The underlying justification for the specific content controls that emerged is that the liberty afforded the press is inappropriate to these newer media. These, it is held, are far too persuasive and pervasive not to need special constraints. However, it can be argued that the press in the eighteenth century, for example, when at least 13 million newspapers a year were sold in Britain, had significant penetration into what was a much smaller literate elite. Certainly nineteenth-century newspapers could bring down a government. Other arguments for the specific control of modern media, such as the fact that broadcasting enters the home and could therefore be an “unwanted guest,” are even less compelling. The reasoning that holds that the regulation of infrastructure tends to create monopolies that need content control is a self-fulfilling prophecy, because such technological considerations have all too often resulted in unnecessarily centralized systems, even at the beginning of radio. With the proliferation of channels and platforms in the twenty-first century, these arguments become irrelevant. It is anyway illogical in societies that have supposedly adopted free speech as a human right to then put in place specific controls because media have influence. This is in effect to make free expression consequent upon its ineffectiveness. An Edward Clarke might well be justified in arguing that such controls are “very needless” in an age of media abundance just as they were in an age of comparative media scarcity.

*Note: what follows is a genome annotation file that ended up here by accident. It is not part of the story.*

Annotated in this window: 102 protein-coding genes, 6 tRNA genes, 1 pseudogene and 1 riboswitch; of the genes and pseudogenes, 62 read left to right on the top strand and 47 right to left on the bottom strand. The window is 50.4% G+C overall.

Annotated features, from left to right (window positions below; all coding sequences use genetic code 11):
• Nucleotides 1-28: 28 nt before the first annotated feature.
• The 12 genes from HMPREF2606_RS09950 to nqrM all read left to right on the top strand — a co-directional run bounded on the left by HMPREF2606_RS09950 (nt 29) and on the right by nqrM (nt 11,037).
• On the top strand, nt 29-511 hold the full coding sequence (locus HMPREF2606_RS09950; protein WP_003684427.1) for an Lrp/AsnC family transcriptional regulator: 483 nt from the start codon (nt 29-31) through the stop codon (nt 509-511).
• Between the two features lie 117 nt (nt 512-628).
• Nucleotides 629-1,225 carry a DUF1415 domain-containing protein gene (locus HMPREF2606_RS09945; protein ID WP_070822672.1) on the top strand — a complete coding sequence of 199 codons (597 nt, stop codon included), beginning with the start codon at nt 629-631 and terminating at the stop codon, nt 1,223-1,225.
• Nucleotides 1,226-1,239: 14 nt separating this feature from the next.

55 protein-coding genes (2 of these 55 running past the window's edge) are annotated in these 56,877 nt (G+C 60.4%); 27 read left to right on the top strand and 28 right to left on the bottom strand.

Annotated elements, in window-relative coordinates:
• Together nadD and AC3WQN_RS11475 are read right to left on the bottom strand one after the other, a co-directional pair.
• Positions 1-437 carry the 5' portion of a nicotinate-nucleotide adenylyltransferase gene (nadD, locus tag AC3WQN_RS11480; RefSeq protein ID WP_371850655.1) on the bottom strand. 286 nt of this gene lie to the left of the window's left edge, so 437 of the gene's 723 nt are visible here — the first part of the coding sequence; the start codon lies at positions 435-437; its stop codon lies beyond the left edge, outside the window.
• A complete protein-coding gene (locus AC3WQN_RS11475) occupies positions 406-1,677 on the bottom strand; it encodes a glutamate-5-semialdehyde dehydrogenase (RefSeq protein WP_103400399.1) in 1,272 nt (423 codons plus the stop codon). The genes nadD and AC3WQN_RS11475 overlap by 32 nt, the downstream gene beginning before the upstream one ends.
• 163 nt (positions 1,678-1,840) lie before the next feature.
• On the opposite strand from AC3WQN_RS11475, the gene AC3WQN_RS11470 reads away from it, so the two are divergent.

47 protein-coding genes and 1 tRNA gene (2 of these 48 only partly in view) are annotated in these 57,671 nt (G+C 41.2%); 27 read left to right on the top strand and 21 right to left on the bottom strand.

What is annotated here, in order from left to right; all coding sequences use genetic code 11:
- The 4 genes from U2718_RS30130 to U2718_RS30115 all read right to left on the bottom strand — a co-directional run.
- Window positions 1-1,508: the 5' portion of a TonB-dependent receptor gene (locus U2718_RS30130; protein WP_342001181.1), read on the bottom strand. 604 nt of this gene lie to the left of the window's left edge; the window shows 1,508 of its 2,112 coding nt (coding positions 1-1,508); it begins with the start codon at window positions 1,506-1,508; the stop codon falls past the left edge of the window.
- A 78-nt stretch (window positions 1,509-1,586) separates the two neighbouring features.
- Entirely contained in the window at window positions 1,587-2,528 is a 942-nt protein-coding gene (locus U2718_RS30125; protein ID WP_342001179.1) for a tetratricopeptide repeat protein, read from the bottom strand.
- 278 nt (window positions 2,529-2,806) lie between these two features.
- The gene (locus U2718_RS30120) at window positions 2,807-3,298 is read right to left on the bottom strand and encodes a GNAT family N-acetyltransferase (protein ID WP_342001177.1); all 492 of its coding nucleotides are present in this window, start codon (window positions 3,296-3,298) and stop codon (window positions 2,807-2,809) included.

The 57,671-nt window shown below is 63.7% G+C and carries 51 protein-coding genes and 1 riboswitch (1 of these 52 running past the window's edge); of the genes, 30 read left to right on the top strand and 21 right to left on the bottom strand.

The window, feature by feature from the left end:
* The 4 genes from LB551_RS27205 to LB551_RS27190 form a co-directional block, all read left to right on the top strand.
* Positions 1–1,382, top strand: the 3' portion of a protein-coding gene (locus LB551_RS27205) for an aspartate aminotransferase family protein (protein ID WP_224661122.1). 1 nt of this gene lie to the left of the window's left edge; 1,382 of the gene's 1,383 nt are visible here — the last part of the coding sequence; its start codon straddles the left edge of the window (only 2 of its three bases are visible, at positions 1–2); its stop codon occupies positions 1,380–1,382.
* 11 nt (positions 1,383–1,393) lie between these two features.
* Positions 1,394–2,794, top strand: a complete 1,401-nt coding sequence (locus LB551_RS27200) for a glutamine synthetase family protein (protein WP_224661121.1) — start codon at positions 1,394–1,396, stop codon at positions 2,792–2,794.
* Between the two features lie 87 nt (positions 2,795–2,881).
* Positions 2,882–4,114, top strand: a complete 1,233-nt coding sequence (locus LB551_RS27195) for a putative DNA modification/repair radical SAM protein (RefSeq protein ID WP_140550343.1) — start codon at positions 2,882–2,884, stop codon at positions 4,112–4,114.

The contradiction between a fundamental right of expression and the control of specific media remains unaddressed. Article 10 of the European Convention on Human Rights (1950), for example, states in a fashion to be found widely repeated in both international declarations and national laws since World War II: “Everyone has the right to freedom of expression. This right shall include freedom to hold opinions and to receive and impart information and ideas without interference by public authority and regardless of frontiers.” Yet this article goes on in overtly contradictory language to allow a state to require “the licensing of broadcasting, television or cinema entertainments” without specifically excluding content regulation by prior constraint (Anon. 1992). The conflict between basic principle and specific regulation can be seen as being at the heart of national broadcasting institutions such as the BBC, which exist in the crease between free expression and state control, exactly reflecting the confusions of Article 10 of the Convention. It is therefore still the case that filmmakers and broadcasters are subject to specific content regulation and licensing via the agency of statutory or quasi-statutory bodies, such as the Office of Communications (OFCOM) in the UK or the Federal Communications Commission (FCC) in the US, although these potentially overt censors are normally inhibited by the tradition of press freedom, despite the fact this does not apply and on occasion is ignored, albeit controversially. Moreover, it is not the case that new media – the Internet, say – are, because of their technological formation, automatically free of specific control either. Witness Google’s or Rupert Murdoch’s relationship with the Chinese authorities or the action of the Iranian government in denying access to certain sites. The systems for controlling the Internet are indeed leaky – but they exist and are in operation just as was the leaky system of controlling the press five centuries ago. And the controls constantly threaten to expand.